Building a Platform When You Don’t Like to Be Up Front
“So, tell me about your platform.”
If you meet with editors, quickly you’ll hear this familiar and often dreaded question. For some, that is a welcomed question, and they launch into a long explanation of their speaking engagements, plans for a book tour, and social media connections.
Most authors, however, shudder at this question and secretly mumble, “I’m a writer, not a speaker.” Through the years I’ve met many fabulous writers who were not natural-born speakers. The thought of standing in front of a room full of people eagerly hanging on their every word terrifies them.
If I’m describing you, I want to give you encouragement and some tools to help you answer the platform question. Let me assure you that you don’t have to be an inspirational speaker to have a platform.
In the publishing world, a platform is place where you and your readers engage. Notice I didn’t say anything about speaking. Yes, for some that includes speaking, and at Speak Up you have great teachers who can help you become more comfortable speaking in a small group setting or online. But I invite you to think outside of the box, and when you do, the possibilities of connecting to readers is endless.
There are online book clubs and discussion groups who love to connect with authors through online chats or in Zoom calls. Small group Bible studies and affinity groups often invite the author to discuss what she has written. Writing your own blog or guest blogging for others is another great way to connect to readers. And if you’ve written a book, we know you can write, so get those fingers typing and write articles. Everywhere your topic is being discussed, participate in written and verbal ways so you are recognized as knowledgeable in that field.
I used the word expert and some of you may bristle at that title. Like it or not, if you are writing, blogging, guest speaking, or you have a book—you are an expert. Embracing this moniker was a game-changer for me. When I wrote my first book, Direction: Discernment for the Decisions of Your Life on spiritual discernment, I knew I was not the expert. At least not in the same categories as some of the greats who wrote on this topic. However, a wise advisor one day called me on this faulty thinking. He said, “If you aren’t an expert, then why should anyone read what you have to say?” He was right.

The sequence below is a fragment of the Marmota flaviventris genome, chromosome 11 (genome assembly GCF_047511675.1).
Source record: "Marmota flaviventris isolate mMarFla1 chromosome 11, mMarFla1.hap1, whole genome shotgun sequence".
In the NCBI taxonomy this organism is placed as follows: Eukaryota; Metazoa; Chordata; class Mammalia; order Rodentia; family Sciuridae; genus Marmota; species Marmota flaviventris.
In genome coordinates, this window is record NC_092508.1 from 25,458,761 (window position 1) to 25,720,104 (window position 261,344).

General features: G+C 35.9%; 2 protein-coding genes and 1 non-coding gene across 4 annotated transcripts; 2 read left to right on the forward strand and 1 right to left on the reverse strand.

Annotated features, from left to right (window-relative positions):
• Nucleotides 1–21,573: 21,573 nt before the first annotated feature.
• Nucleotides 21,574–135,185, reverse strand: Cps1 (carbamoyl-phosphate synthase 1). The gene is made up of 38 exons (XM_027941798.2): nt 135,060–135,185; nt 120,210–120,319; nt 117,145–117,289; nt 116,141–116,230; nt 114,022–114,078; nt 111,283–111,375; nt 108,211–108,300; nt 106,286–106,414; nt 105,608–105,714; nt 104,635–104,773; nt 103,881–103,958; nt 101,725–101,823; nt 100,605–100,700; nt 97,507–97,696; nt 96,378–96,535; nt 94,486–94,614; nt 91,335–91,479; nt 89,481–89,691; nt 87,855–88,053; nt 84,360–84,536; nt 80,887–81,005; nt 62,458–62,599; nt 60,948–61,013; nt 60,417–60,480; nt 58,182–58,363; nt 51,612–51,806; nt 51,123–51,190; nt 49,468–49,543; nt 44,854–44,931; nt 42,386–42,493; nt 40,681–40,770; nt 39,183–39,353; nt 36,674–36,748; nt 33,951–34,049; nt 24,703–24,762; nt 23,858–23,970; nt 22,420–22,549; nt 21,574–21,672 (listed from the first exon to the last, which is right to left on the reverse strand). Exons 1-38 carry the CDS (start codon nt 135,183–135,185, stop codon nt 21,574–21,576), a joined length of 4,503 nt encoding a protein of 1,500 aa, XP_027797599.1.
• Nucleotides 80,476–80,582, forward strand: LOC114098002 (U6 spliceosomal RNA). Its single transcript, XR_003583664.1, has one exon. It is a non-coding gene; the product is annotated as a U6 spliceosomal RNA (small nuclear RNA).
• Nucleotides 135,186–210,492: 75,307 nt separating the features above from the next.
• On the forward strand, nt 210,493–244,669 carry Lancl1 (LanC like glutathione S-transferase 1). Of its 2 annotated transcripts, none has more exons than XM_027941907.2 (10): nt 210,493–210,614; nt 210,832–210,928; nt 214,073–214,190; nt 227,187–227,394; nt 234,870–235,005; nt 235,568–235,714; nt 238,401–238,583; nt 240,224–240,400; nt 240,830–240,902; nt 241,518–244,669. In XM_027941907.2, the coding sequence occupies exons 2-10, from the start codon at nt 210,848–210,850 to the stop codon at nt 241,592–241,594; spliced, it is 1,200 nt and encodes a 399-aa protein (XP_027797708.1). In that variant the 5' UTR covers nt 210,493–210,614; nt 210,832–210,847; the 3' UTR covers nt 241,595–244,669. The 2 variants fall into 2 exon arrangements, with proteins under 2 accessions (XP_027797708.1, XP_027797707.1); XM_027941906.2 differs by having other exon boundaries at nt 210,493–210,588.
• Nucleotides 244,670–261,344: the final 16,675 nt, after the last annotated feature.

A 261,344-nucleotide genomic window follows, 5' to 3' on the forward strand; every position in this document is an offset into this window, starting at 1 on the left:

We are experts when we choose to put our thoughts on paper and ask others to read them. We are saying we have something to say that they need to hear. So, this is how I got around my own aversion to seeing myself as the expert. I know I’m not the be-all and end-all on this topic, but God has given me a message that I ought not hide under a bushel. The only way others will value what I have to say is if I value it, and I can do that by bathing what I write and say in prayer and asking God to make it be what He needs it to be for those who need to hear it. With that in mind, are you willing to be the expert He’s called you to be?
Are you willing to build a platform—a place from which you can reach into the lives of readers—so God can reach the people He’s ordained you to reach? When you change your mindset, the possibilities of building an audience become limitless—and the result is that He gets the glory.
Cheri Cowell is the Founder and Owner of EABooks Publishing, and the author of Marketing as Ministry: It’s Not About You or Your Book. She is also both an independently and traditionally published author, including the award-winning 365 Devotions for Peace (Zondervan), and Parables and Word Pictures Bible study (AMG Publishers). Her other books include Direction: Discernment for the Decisions of Your Life (Beacon Hill), and the One Story, One Mission, One God Bible study. She’s published over 500 articles and countless devotions. With her experience as an author and as a publisher, Cheri has a unique approach and abundant grace when working with authors to bring their dreams to reality.